Now that the karate show is over, sparring classes have started up again. Last night, I showed up with my expensive new sparring gear in tow. Soft, squishy helmet: check. Soft, squishy hand guards: check. Soft, squishy foot guards: check. Hard, solid chest guard that would leave a Roman centurian envious: check. Mouth guard that makes you drool if you don't suck it in constantly: check.
There was a mix of kids, teens, and adults. As an second-rank orange belt, I was the lowest-ranked adult student there, and was paired with a green belt. Tang Tsoo Do karate is known mostly for its kicking and less so for its punching, so all the drills we did were kicking. My partner and I kicked back and forth--roundhouse kick, spinning back kick, side kick, wheel kick. We worked on dodging and footwork.
This was my first time, so I watched everything carefully. I had more stamina than my partner, but he had both rank and experience on me.
The last ten minutes of class were for actual sparring. The instructor called each set of partners up and we fought for one minute. I decided to play to lose--not only was it my first time, my partner was far more experienced than I--which meant I went on the offense and ignored defense. I knew I probably wouldn't be able to stop him from hitting me, but in getting close enough to hit me, he would get close enough for me to hit =him=, and I wanted to see if I penetrate his guard. If I could do that once or twice, I'd be happy.
The only hits that count are on the chest and on the sides of the torso. Kicks to the head also count, but not punches. (The danger of kicking your opponent in the head is that it's easy to lose your balance, and I didn't try, though I do have the flexibility for it.)
We bowed, and the instructor called for the fight to begin. It went pretty fast, and both of us were far more aggressive than the kids who had fought before us. At one point the instructor warned the kids to back away from the area. "These are two big men," he said, "and you don't want to get in the way if something goes wrong." I did manage to connect with a roundhouse kick once, and another time I snaked a hand in, jerked one of his wrists down to expose his chest, and punched him with the other (a sneaky, but legal, move I learned in an earlier class). Go me!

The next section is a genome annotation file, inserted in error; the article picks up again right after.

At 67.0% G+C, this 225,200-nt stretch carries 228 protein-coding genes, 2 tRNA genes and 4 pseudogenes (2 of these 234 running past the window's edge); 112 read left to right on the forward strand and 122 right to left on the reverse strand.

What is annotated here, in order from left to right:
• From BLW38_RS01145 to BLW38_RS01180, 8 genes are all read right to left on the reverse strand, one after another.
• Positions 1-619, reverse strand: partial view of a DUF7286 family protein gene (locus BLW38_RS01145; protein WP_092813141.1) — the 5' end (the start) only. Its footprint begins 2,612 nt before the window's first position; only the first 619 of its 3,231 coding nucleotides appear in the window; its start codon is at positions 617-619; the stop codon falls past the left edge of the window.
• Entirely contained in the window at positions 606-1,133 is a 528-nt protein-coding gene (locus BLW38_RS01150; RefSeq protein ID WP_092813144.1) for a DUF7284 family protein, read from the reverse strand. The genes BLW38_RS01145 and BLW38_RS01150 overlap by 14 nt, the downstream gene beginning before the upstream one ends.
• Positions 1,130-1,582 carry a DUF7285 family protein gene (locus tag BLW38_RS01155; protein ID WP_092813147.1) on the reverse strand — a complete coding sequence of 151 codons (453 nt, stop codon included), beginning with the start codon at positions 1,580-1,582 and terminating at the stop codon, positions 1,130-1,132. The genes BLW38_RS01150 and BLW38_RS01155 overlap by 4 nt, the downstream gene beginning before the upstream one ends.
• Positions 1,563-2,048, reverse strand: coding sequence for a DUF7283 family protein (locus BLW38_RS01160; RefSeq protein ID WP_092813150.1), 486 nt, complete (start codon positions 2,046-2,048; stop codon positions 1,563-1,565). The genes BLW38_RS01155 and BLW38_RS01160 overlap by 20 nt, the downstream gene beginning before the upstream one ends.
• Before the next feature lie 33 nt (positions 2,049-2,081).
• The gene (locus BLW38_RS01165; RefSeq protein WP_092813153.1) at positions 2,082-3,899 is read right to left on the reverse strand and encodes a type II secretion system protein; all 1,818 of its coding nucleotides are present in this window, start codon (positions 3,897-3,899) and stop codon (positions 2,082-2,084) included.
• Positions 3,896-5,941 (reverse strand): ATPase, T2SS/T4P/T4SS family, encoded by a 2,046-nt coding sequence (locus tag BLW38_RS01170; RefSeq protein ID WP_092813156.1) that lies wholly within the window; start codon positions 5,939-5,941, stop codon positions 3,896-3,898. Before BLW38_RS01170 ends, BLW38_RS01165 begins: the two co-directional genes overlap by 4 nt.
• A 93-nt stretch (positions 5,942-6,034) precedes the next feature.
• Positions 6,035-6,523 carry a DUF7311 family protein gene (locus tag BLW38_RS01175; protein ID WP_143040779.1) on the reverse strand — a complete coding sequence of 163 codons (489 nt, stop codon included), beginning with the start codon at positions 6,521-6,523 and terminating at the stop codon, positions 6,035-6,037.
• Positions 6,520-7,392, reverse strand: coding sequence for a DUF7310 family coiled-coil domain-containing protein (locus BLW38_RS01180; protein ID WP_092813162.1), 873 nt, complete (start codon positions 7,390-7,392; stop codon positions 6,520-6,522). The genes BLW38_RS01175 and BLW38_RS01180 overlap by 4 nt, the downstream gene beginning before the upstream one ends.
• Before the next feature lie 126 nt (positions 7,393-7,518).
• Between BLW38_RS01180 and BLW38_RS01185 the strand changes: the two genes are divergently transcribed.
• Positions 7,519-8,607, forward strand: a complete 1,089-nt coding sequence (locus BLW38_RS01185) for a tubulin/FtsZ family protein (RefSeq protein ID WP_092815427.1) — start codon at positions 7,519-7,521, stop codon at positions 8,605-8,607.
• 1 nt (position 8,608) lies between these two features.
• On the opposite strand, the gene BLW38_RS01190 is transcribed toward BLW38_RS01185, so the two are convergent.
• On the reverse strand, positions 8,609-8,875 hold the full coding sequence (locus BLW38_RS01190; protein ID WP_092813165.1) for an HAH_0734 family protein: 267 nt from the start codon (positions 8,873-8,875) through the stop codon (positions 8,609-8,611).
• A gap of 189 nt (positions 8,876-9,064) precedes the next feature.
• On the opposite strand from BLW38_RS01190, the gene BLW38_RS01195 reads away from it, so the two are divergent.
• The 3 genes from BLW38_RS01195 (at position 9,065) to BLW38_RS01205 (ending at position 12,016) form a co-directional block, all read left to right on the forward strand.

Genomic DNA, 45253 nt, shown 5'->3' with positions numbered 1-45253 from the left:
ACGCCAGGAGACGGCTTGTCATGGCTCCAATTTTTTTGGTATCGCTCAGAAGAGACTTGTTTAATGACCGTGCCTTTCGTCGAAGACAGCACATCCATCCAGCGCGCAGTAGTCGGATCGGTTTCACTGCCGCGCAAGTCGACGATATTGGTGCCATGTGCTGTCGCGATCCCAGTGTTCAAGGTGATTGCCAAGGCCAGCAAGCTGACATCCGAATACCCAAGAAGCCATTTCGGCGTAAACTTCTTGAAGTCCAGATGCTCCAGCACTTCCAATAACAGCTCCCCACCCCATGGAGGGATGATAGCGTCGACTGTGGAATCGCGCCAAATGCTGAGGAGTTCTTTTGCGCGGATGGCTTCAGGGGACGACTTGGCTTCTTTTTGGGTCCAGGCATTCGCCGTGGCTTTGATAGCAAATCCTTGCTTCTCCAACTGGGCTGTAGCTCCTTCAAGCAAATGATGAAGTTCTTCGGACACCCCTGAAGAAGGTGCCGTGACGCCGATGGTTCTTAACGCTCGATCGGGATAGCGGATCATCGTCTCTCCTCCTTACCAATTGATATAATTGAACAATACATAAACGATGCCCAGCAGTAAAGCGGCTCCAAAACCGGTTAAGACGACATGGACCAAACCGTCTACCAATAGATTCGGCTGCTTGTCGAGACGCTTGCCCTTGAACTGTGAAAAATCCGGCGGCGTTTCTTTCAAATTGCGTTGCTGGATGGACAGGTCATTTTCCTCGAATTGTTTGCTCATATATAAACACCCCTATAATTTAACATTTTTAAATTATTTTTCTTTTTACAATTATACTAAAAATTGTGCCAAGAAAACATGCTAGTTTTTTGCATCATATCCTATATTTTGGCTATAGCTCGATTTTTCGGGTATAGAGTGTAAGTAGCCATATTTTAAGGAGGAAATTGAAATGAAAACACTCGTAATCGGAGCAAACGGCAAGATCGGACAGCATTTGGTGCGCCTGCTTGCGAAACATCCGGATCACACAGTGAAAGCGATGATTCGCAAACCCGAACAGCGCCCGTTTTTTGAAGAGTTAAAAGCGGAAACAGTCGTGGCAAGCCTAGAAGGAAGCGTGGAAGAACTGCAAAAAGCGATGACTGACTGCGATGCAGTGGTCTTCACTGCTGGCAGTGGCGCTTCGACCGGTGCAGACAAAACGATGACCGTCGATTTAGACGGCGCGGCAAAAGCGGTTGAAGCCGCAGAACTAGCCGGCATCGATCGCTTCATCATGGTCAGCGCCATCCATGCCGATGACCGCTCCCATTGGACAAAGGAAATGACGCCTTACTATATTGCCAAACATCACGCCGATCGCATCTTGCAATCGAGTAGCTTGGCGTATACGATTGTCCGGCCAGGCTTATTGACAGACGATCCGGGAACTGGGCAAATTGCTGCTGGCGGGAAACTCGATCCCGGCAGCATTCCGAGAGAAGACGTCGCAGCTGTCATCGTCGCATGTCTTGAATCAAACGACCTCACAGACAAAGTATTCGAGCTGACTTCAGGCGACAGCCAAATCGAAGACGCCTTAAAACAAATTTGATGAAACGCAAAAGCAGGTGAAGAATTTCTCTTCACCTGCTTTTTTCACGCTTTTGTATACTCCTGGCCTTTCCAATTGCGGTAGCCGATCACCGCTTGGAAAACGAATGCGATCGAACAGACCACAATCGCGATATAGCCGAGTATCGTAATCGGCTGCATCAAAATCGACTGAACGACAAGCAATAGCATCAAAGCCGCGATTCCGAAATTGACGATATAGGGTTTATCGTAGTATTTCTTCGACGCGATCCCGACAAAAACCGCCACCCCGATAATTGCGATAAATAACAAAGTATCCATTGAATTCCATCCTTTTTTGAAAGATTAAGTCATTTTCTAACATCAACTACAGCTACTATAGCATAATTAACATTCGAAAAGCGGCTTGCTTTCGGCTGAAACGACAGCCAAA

Meanwhile, I was taking a fair number of kicks. My partner was very good with a spinning back kick, and it was hard to block it in time. One time I tried to dodge one of these right when he mistimed slightly, and he cracked me a good one on the upper right leg, which has no padding. Oh, it hurt! I didn't notice it until after the fight was over and we were sitting down, but once I did--yeek! No bruise, but it's stiff and sore.
The above sounds extremely adversarial, but it really wasn't. We =were= fighting and we =were= fighting as hard we knew how, but there wasn't any animosity behind it. Most of the time we were grinning through our mouth guards. Afterward, my partner gave me a few bits of advice to help in the future.
For a few seconds I considered that it was rather . . . unfair? Difficult? Harsh? that I was partnered with someone so much better than I was. But then I realized that it was to my advantage. If I'm used to fighting someone who's =better= than I am, it'll force me to learn faster, and when I fight someone of an equal rank, I'll be pleasantly surprised at how easy it is.
And today my leg is in some fairly serious pain. I went on a long bike ride to stretch it out--ow ow ow ow ow--which helped, but it's gonna be sore for a bit.